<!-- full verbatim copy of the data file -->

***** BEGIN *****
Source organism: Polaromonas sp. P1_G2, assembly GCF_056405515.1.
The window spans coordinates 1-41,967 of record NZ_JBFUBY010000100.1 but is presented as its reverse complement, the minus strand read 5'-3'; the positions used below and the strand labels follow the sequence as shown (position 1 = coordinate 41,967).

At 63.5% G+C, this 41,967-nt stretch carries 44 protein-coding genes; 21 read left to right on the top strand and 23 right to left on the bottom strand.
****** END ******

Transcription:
Source organism: Polaromonas sp. P1_G2, assembly GCF_056405515.1.
The window spans coordinates 1-41,967 of record NZ_JBFUBY010000100.1 but is presented as its reverse complement, the minus strand read 5'-3'; the positions used below and the strand labels follow the sequence as shown (position 1 = coordinate 41,967).

At 63.5% G+C, this 41,967-nt stretch carries 44 protein-coding genes; 21 read left to right on the top strand and 23 right to left on the bottom strand.